Ellie Pike:
Which means he was getting 24/7 care, lots of supervision. And then you guys, as the family, were being involved in that process, right?

David Bachman:
We were involved in the process, but it was so chaotic because we as parents couldn't understand why he wasn't getting better. Why wasn't he moving through the treatment program and preparing to step down? It seemed that all he was doing was, his eating disorder was just getting stronger and stronger and stronger. He wasn't moving with any progression whatsoever. So we stepped him down to a local PHP program in St. Louis that did take, just on the PHP level, adolescent boys. I think he lasted there for about three weeks before he had to be medically stabilized in a local children's hospital.

Ellie Pike:
What was that like as a parent to then watch your child just keep going through treatment center, treatment center, and then still need medical stabilization?

David Bachman:
We felt completely helpless and lost. We felt that there was... We did not know what to do. We did not know where to turn. We did not know even how to help him other than to ensure he was being medically stabilized in a hospital. So once he was in that children's hospital in St. Louis, we then backed up, my wife and I, and said, "Okay, we really need to apply the due diligence to our decision making criteria and really vet the other treatment centers that are out there that accept adolescent boys." And that's when we found Eating Recovery Center, Endeavor. Mostly what ERC's integration for children, adolescents of residential and inpatient unit as one. So there's no disruption of service and help for the child if the child should move back and forth between those different levels of care, because they're all integrated into one. And that was so critical for us.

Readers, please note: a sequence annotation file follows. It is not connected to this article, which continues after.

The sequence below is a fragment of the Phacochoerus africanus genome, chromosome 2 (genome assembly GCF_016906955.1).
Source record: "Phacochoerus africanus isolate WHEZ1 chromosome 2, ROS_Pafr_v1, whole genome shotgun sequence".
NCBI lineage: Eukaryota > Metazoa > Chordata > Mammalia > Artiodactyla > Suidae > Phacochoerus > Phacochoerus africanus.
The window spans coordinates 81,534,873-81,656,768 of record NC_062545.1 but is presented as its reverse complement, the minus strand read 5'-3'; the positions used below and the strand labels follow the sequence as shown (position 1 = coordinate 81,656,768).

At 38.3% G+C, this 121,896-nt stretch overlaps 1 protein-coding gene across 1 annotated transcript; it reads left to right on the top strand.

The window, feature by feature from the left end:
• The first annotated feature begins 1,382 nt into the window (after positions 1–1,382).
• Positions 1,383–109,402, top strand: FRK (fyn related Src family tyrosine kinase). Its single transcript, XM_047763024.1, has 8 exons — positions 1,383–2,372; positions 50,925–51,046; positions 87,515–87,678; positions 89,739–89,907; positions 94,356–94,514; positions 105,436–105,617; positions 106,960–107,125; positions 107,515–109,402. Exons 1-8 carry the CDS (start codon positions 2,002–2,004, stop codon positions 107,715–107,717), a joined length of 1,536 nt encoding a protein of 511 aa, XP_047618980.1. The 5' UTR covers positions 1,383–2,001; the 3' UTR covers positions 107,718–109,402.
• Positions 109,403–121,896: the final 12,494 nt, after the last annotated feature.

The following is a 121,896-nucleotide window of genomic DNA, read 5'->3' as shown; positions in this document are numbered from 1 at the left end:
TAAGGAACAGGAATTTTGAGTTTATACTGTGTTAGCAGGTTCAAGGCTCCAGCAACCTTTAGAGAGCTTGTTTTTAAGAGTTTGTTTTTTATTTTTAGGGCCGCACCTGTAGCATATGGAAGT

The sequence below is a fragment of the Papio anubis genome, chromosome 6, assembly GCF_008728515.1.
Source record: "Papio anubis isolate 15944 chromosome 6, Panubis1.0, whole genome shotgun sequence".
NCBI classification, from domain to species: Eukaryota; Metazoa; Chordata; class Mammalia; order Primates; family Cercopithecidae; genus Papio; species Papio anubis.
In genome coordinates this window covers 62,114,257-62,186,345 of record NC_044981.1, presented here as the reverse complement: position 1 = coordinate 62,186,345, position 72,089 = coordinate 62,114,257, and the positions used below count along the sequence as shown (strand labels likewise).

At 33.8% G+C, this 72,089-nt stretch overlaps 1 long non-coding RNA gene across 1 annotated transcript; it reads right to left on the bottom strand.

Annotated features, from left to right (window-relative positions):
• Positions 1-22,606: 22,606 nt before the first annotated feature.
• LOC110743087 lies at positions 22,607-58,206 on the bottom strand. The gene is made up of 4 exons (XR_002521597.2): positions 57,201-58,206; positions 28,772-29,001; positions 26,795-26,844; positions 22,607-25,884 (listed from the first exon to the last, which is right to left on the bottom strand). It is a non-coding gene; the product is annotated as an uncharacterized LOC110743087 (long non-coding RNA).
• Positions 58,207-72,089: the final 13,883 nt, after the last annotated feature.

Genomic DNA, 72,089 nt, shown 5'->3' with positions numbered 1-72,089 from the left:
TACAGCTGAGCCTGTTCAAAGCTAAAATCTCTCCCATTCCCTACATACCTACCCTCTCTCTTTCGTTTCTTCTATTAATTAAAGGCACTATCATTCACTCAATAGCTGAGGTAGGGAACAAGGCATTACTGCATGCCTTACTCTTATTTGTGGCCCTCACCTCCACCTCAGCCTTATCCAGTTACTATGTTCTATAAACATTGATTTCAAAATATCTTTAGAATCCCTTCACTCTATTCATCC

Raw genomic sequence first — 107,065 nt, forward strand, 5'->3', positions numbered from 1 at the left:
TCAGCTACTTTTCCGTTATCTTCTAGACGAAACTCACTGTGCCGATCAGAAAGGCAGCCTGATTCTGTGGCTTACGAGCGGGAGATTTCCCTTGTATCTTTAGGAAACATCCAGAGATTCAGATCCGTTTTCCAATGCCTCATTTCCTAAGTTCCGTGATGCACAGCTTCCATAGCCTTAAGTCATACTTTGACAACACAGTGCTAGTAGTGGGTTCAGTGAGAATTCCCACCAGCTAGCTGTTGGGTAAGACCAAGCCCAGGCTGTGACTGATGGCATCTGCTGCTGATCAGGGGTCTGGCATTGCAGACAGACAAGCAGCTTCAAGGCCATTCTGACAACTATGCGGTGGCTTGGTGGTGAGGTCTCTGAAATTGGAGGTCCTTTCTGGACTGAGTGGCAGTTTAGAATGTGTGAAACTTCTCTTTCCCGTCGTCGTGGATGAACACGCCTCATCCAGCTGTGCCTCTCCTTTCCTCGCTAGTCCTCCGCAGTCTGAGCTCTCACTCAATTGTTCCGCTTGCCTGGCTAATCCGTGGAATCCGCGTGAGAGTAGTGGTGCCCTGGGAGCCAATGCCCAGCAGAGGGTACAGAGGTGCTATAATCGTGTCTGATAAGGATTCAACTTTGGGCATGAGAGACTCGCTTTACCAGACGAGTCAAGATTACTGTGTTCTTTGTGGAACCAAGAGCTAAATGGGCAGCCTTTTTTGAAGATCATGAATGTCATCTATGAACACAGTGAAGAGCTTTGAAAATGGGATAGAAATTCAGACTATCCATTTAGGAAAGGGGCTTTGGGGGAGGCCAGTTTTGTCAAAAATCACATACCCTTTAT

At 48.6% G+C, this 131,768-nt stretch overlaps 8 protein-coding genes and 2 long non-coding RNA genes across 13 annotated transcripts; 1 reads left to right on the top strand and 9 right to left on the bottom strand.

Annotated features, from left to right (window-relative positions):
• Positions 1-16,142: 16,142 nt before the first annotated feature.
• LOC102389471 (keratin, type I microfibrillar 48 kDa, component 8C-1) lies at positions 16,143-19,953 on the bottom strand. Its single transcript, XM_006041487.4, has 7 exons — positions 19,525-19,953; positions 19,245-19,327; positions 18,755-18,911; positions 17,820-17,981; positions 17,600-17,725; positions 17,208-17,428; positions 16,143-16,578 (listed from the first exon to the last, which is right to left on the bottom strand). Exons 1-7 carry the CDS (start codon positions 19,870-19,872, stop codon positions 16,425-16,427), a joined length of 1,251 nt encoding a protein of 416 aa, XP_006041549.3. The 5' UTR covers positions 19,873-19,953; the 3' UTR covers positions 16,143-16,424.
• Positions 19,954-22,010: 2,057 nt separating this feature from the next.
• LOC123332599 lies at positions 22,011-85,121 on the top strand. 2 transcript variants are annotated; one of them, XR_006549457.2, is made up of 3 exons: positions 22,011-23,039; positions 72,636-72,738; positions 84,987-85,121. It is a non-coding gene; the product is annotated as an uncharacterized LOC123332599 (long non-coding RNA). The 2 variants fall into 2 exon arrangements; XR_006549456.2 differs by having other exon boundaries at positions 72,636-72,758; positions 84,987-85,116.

Ellie Pike:
And how did ERC involve you in the treatment process?

David Bachman: